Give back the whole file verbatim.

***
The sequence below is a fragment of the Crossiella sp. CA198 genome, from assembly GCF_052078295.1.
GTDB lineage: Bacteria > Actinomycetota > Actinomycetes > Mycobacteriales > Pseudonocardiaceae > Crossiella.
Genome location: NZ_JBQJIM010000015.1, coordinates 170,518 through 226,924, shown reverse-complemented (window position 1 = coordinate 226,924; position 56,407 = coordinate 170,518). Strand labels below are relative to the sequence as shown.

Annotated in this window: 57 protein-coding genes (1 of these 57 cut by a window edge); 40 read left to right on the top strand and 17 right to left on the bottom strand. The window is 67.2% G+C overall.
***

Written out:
The sequence below is a fragment of the Crossiella sp. CA198 genome, from assembly GCF_052078295.1.
GTDB lineage: Bacteria > Actinomycetota > Actinomycetes > Mycobacteriales > Pseudonocardiaceae > Crossiella.
Genome location: NZ_JBQJIM010000015.1, coordinates 170,518 through 226,924, shown reverse-complemented (window position 1 = coordinate 226,924; position 56,407 = coordinate 170,518). Strand labels below are relative to the sequence as shown.

Annotated in this window: 57 protein-coding genes (1 of these 57 cut by a window edge); 40 read left to right on the top strand and 17 right to left on the bottom strand. The window is 67.2% G+C overall.